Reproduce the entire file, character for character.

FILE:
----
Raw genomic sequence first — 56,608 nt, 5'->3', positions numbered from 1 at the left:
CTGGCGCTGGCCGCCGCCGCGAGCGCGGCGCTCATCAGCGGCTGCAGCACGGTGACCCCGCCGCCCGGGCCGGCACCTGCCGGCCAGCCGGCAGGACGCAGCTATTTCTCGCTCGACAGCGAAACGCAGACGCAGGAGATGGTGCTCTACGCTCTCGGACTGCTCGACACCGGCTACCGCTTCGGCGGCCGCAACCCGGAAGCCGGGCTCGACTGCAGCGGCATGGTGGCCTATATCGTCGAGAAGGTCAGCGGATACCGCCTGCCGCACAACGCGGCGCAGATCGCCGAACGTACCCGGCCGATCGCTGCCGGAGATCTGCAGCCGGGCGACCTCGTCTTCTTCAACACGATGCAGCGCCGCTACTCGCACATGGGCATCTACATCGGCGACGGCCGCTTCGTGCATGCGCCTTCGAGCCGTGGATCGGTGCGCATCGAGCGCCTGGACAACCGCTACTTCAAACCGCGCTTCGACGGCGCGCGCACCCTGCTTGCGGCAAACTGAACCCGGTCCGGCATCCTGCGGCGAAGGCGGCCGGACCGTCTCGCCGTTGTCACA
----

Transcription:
Raw genomic sequence first — 56,608 nt, 5'->3', positions numbered from 1 at the left:
CTGGCGCTGGCCGCCGCCGCGAGCGCGGCGCTCATCAGCGGCTGCAGCACGGTGACCCCGCCGCCCGGGCCGGCACCTGCCGGCCAGCCGGCAGGACGCAGCTATTTCTCGCTCGACAGCGAAACGCAGACGCAGGAGATGGTGCTCTACGCTCTCGGACTGCTCGACACCGGCTACCGCTTCGGCGGCCGCAACCCGGAAGCCGGGCTCGACTGCAGCGGCATGGTGGCCTATATCGTCGAGAAGGTCAGCGGATACCGCCTGCCGCACAACGCGGCGCAGATCGCCGAACGTACCCGGCCGATCGCTGCCGGAGATCTGCAGCCGGGCGACCTCGTCTTCTTCAACACGATGCAGCGCCGCTACTCGCACATGGGCATCTACATCGGCGACGGCCGCTTCGTGCATGCGCCTTCGAGCCGTGGATCGGTGCGCATCGAGCGCCTGGACAACCGCTACTTCAAACCGCGCTTCGACGGCGCGCGCACCCTGCTTGCGGCAAACTGAACCCGGTCCGGCATCCTGCGGCGAAGGCGGCCGGACCGTCTCGCCGTTGTCACA